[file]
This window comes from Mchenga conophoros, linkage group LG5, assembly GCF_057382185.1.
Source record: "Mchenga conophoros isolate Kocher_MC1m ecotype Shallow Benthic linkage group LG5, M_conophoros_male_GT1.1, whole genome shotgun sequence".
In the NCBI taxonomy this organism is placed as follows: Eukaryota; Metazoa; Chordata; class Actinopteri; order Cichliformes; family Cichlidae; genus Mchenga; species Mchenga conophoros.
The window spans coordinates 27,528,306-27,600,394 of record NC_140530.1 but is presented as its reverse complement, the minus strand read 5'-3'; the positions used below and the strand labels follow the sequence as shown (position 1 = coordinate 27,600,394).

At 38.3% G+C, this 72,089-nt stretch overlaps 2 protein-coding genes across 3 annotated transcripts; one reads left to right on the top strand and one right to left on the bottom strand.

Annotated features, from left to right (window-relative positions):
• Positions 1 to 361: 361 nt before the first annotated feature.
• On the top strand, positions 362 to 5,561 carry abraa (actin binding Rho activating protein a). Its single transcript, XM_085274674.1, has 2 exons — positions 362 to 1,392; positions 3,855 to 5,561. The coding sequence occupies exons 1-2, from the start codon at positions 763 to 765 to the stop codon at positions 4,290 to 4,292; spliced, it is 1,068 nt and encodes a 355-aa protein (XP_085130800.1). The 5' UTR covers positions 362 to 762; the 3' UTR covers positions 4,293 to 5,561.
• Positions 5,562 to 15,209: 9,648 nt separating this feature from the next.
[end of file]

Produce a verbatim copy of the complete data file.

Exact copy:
This window comes from Mchenga conophoros, linkage group LG5, assembly GCF_057382185.1.
Source record: "Mchenga conophoros isolate Kocher_MC1m ecotype Shallow Benthic linkage group LG5, M_conophoros_male_GT1.1, whole genome shotgun sequence".
In the NCBI taxonomy this organism is placed as follows: Eukaryota; Metazoa; Chordata; class Actinopteri; order Cichliformes; family Cichlidae; genus Mchenga; species Mchenga conophoros.
The window spans coordinates 27,528,306-27,600,394 of record NC_140530.1 but is presented as its reverse complement, the minus strand read 5'-3'; the positions used below and the strand labels follow the sequence as shown (position 1 = coordinate 27,600,394).

At 38.3% G+C, this 72,089-nt stretch overlaps 2 protein-coding genes across 3 annotated transcripts; one reads left to right on the top strand and one right to left on the bottom strand.

Annotated features, from left to right (window-relative positions):
• Positions 1 to 361: 361 nt before the first annotated feature.
• On the top strand, positions 362 to 5,561 carry abraa (actin binding Rho activating protein a). Its single transcript, XM_085274674.1, has 2 exons — positions 362 to 1,392; positions 3,855 to 5,561. The coding sequence occupies exons 1-2, from the start codon at positions 763 to 765 to the stop codon at positions 4,290 to 4,292; spliced, it is 1,068 nt and encodes a 355-aa protein (XP_085130800.1). The 5' UTR covers positions 362 to 762; the 3' UTR covers positions 4,293 to 5,561.
• Positions 5,562 to 15,209: 9,648 nt separating this feature from the next.